# Prove that $\int_0^\frac{\pi}{4}\frac{\cos (n-2)x}{\cos^nx}dx=\frac{1}{n-1}2^\frac{n-1}{2}\sin\frac{(n-1)\pi}{4}$

Prove that $$J_n=\int_0^\frac{\pi}{4}\frac{\cos (n-2)x}{\cos^nx}dx=\frac{1}{n-1}2^\frac{n-1}{2}\sin\frac{(n-1)\pi}{4}$$

For $$n=2$$, it is OK. For general $$n$$, it seems impossible by integration by parts. Any other method?

When I calculate an integral $$I_n=\int_0^\frac{\pi}{4}\frac{\cos nx}{\cos^nx}dx$$, we find $$I_n/2^{n-1}-I_{n-1}/2^{n-1}=-1/2^{n-1}J_n$$. So we need to find the $$J_n$$, as the problem states.

The proof of $$I_n/2^{n-1}-I_{n-1}/2^{n-1}=-1/2^{n-1}J_n$$ is as follows.

\begin{align} I_n/2^{n-1}-I_{n-1}/2^{n-1} &=\frac{1}{2^{n-1}} \int_0^\frac{\pi}{4}\left(\frac{\cos nx}{\cos^nx}-\frac{2\cos(n-1)x}{\cos^{n-1}x}\right)dx\\ &=\frac{1}{2^{n-1}}\int_0^\frac{\pi}{4}\frac{\cos[(n-1)x+x]-2\cos(n-1)x\cos x}{\cos^nx}dx\\ &=-\frac{1}{2^{n-1}}\int_0^\frac{\pi}{4}\frac{\cos(n-2)x}{\cos^nx}dx =-1/2^{n-1}J_n \end{align}

Edit: Much simpler answer: \begin{align}J_n(a)=\int_0^a\frac{\cos(n-2)x}{\cos^nx}\,dx&=\int_0^a\frac{\cos(n-1)x\cos x+\sin(n-1)x\sin x}{\cos^nx}\,dx\\&=\int_0^a\frac{\cos(n-1)x}{\cos^{n-1}x}-\frac{(-\sin x)\sin(n-1)x}{\cos^nx}\,dx\\&=\frac1{n-1}\int_0^a\frac d{dx}\frac{\sin(n-1)x}{\cos^{n-1}x}\,dx\\&=\frac{\sin(n-1)a}{(n-1)\cos^{n-1}a}\end{align} and taking $$a=\pi/4$$ gives the result.

We can also solve this using the complex exponential form of cosine: \begin{align}J_n&=\int_0^{\pi/4}\frac{\cos(n-2)x}{\cos^nx}\,dx\\&=2^{n-1}\int_0^{\pi/4}\frac{e^{(n-2)ix}+e^{-(n-2)ix}}{(e^{ix}+e^{-ix})^n}\,dx\\&=2^{n-2}\int_0^{\pi/2}\frac{e^{(n-1)it}+e^{it}}{(e^{it}+1)^n}\,dt\tag{t=2x}\\&=2^{n-2}\int_\gamma\frac{z^{n-2}+1}{i(z+1)^n}\,dz\tag{\gamma(t)=e^{it},t\in[0,\pi/2]}\\&=2^{n-2}\left[\frac{z^{n-1}-1}{i(n-1)(z+1)^{n-1}}\right]_{e^{i0}}^{e^{i\pi/2}}\\&=2^{n-2}\cdot\frac{i^{n-1}-1}{i(n-1)(i+1)^{n-1}}\\&=\frac{2^{n-2}}{i(n-1)}(w^{n-1}-\overline w^{n-1})\tag{w=\frac i{i+1}=\frac{e^{i\pi/4}}{\sqrt2}}\\&=\frac{2^{n-2}}{i(n-1)}\cdot\frac{2i\sin(n-1)\pi/4}{2^{(n-1)/2}}\\&=\frac{2^{(n-1)/2}}{n-1}\sin\frac{(n-1)\pi}4\end{align}

I'll do the change of variable $$n-2 \to n$$ to simplify the derivation. You can recover your original integral by reversing this substitution.

Using the multiple-angle formulas shown here we know that for a positive integer $$n$$ \begin{align} \sin(nx) &= \sum_{k=0}^{\lfloor{\frac{n-1}{2}\rfloor}}(-1)^k \binom{n}{2k+1}\sin^{2k+1}(x) \cos^{n-2k-1}(x) \tag{1}\\ \cos(nx) &= \sum_{k=0}^{\lfloor{\frac{n}{2}\rfloor}}(-1)^k \binom{n}{2k}\sin^{2k}(x) \cos^{n-2k}(x) \tag{2} \end{align} Also recall that $$$$\sin\left(\frac{\pi}{4}\right) = \cos\left(\frac{\pi}{4}\right) = \frac{1}{\sqrt{2}} = 2^{-\frac{1}{2}} \tag{3}$$$$ With this we get that $$\require{cancel}$$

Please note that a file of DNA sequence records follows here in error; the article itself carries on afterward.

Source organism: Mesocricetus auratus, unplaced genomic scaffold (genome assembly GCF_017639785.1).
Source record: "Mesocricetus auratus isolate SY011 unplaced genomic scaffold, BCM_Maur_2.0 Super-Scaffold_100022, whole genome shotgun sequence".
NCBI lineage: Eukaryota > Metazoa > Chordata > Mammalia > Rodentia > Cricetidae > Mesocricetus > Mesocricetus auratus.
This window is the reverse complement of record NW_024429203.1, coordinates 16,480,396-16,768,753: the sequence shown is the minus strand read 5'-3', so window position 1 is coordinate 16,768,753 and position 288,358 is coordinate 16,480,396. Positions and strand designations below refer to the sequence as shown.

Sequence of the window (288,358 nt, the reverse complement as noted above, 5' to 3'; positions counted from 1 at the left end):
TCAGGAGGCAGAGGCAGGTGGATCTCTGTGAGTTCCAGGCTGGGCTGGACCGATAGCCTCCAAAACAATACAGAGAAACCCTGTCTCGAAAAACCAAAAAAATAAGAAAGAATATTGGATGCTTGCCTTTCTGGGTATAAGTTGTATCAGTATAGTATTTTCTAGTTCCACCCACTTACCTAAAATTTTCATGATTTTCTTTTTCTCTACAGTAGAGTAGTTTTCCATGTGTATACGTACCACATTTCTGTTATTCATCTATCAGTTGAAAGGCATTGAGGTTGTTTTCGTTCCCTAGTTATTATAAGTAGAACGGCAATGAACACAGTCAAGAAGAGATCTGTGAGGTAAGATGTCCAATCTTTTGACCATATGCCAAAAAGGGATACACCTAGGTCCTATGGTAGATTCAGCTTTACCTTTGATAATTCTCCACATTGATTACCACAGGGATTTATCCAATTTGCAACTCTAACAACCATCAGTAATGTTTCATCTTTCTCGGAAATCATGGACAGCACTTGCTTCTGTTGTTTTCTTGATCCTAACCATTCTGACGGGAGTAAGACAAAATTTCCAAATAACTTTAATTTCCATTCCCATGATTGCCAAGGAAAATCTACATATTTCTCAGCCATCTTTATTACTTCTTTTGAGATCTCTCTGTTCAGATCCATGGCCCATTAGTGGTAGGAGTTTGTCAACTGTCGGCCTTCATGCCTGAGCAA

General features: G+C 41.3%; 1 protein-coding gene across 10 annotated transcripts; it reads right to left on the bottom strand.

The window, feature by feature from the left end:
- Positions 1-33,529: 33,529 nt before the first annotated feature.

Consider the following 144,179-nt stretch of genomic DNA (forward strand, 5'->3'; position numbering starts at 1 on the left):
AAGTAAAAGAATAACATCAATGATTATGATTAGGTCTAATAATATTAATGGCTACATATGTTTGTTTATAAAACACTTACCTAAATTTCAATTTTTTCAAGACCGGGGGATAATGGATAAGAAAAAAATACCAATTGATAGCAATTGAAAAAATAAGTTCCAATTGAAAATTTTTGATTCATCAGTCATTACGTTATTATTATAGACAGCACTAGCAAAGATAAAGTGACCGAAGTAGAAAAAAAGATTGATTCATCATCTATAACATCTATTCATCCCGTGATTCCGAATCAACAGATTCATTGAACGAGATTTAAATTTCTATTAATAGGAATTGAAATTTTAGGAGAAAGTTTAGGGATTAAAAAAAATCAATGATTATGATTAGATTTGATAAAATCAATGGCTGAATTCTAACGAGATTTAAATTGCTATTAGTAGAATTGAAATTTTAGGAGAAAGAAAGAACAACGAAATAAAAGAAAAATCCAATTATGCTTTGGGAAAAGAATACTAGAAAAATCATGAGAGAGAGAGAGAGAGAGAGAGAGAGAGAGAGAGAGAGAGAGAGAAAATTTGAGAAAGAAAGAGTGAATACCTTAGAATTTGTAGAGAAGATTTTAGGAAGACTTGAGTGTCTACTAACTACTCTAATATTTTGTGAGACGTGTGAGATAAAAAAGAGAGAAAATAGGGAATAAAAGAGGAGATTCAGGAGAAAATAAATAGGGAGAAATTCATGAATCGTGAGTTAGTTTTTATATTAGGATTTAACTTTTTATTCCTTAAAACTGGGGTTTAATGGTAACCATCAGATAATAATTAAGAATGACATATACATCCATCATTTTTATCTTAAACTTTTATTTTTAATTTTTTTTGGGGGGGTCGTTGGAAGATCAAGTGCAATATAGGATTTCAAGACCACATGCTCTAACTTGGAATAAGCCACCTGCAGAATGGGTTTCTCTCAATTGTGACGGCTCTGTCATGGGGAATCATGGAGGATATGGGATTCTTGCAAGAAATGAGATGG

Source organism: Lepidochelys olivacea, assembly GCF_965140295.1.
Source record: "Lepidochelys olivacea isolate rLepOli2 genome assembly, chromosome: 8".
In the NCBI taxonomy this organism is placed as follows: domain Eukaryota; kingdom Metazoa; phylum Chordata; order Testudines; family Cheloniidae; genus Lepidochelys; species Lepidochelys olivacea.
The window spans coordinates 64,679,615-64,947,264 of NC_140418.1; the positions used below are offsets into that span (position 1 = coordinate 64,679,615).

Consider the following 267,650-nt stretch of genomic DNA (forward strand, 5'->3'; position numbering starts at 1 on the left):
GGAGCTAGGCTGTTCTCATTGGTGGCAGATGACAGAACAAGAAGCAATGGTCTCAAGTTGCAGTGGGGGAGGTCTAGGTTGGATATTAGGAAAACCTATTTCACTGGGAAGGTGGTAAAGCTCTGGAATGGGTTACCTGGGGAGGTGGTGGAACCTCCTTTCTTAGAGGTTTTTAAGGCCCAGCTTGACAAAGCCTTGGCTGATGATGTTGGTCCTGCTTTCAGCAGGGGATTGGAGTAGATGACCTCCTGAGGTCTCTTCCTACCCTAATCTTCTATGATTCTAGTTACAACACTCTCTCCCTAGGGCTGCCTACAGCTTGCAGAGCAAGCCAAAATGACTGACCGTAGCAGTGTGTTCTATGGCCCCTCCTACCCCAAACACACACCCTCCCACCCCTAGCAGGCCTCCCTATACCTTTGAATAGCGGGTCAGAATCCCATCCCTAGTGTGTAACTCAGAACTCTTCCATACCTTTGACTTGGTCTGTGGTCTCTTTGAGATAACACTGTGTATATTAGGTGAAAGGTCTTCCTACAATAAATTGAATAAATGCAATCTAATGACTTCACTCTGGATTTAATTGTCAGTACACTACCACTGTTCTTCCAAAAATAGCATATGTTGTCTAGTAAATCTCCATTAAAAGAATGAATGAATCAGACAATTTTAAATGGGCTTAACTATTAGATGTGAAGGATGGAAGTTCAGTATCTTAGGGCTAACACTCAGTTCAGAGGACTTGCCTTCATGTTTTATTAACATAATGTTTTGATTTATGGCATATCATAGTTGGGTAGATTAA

\begin{align*} \int_0^\frac\pi4 \frac{\cos(nx)}{\cos^{\color{green}{n+2}}(x)}\mathrm{d}x & \overset{\color{blue}{(2)}}{=} \sum_{k=0}^{\lfloor{\frac{n}{2}\rfloor}}(-1)^k \binom{n}{2k}\int_0^\frac\pi4\sin^{2k}(x) \cos^{\cancel{n}-2k \color{green}{-} \cancel{\color{green}{n}}\color{green}{-2}}(x)\mathrm{d}x\\ & = \sum_{k=0}^{\lfloor{\frac{n}{2}\rfloor}}(-1)^k \binom{n}{2k}\int_0^\frac\pi4 \underbrace{\frac{\sin^{2k}(x)}{\cos^{2k}(x)}}_{\color{purple}{\tan^{2k}(x)}} \sec^2(x)\mathrm{d}x\\ & \overset{\color{blue}{u = \tan(x)}}{=} \sum_{k=0}^{\lfloor{\frac{n}{2}\rfloor}}(-1)^k \binom{n}{2k} \int_0^1 \color{blue}{u}^{2k}\, \mathrm{d}\color{blue}{u}\\ & = \sum_{k=0}^{\lfloor{\frac{n}{2}\rfloor}}(-1)^k \binom{n}{2k} \frac{1}{2k+1} \left(\color{purple}{\frac{n+1}{n+1}}\right)\left(\color{green}{ \frac{ 2^{\frac{n+1}{2}} }{ 2^{\frac{n+1}{2}} } }\right)\\ & = \frac{\color{green}{2^{\frac{n+1}{2}}}}{\color{purple}{n+1}}\sum_{k=0}^{\lfloor{\frac{n}{2}\rfloor}}(-1)^k \frac{(\color{purple}{n+1})n!}{(2k+1)(2k)! (n-2k)!} \color{green}{\left(2^{-\frac{1}{2}}\right)^{2k+1}\left(2^{-\frac{1}{2}}\right)^{(n+1) -2k-1}}\\ & \overset{\color{blue}{(3)}}{=} \frac{2^{\frac{n+1}{2}}}{n+1} \sum_{k=0}^{\lfloor{\frac{(n+1)-1}{2}\rfloor}}(-1)^k \binom{n+1}{2k+1}\sin^{2k+1}\left(\frac{\pi}{4}\right)\cos^{(n+1) -2k-1}\left(\frac{\pi}{4}\right)\\ & \overset{\color{blue}{(1)}}{=}\frac{2^{\frac{n+1}{2}}}{n+1}\sin\left((n+1)\frac{\pi}{4}\right) \end{align*} valid for $$n \in \mathbb{N}$$.

You can probably use the following formula : $$\cos((n-2)x)=\sum_{j=0}^{[(n-2)/2]}(-1)^j\binom{n-2}{2j}\cos^{(n-2)-2j}(x)\sin^{2j}(x)$$, which can be obtained by using Newton binom with $$e^{i(n-2)x}=(\cos x+i\sin x)^{n-2}$$. You take the sum out of the integral and use adapted changes of variables.

$$J_n=\int_0^\frac{\pi}{4}\frac{\cos (n-2)x}{\cos^nx}dx=\Re \,2^n\int_0^\frac{\pi}{4}\frac{e^{i(n-2)x}}{(e^{ix}+e^{-ix})^n}dx=\Re \,2^{n-1}\int_0^\frac{\pi}{2}\frac{e^{-it}}{(1+e^{-it})^n}dt$$ $$=\Re \,2^{n-1}(-i)\int_{-\frac{\pi}{2}}^0\frac{e^{it}}{(1+e^{it})^n}\,i\,dt$$ Consider the contour in the comples plane: from $$0$$ to $$-i$$ (along the axis $$Y$$), then - along a quarter circle - from $$-i$$ to $$1$$, and then from $$1$$ to $$0$$ along the axis $$X$$. There are no singularities inside this closed contour, therefore $$\oint\frac{dz}{(1+z)^n}=0$$ On the other hand, $$\oint\frac{z}{(1+z)^n}dz=\int_{-\frac{\pi}{2}}^0\frac{e^{i\phi}}{(1+e^{i\phi})^n}\,i\,d\phi+\int_1^0\frac{dz}{(1+z)^n}+\int_0^{-i}\frac{dz}{(1+z)^n}=0$$ $$\int_{-\frac{\pi}{2}}^0\frac{e^{i\phi}}{(1+e^{i\phi})^n}\,i\,d\phi=\int_0^1\frac{dz}{(1+z)^n}-\int_0^{-i}\frac{dz}{(1+z)^n}$$ Therefore, $$J_n=\Re \,2^{n-1}(-i)\bigg(\int_0^1\frac{dz}{(1+z)^n}-\int_0^{-i}\frac{dz}{(1+z)^n}\bigg)$$ $$=\Re \,2^{n-1}\frac{i}{n-1}\Big(1-\frac{1}{(1-i)^{n-1}}\Big)=-\Re \,2^{n-1}\frac{i}{n-1}\frac{1}{(\sqrt2)^{n-1}}\frac{1}{e^{-\frac{\pi i(n-1)}{4}}}$$ $$J_n=\frac{2^\frac{n-1}{2}}{n-1}\sin\frac{\pi (n-1)}{4}$$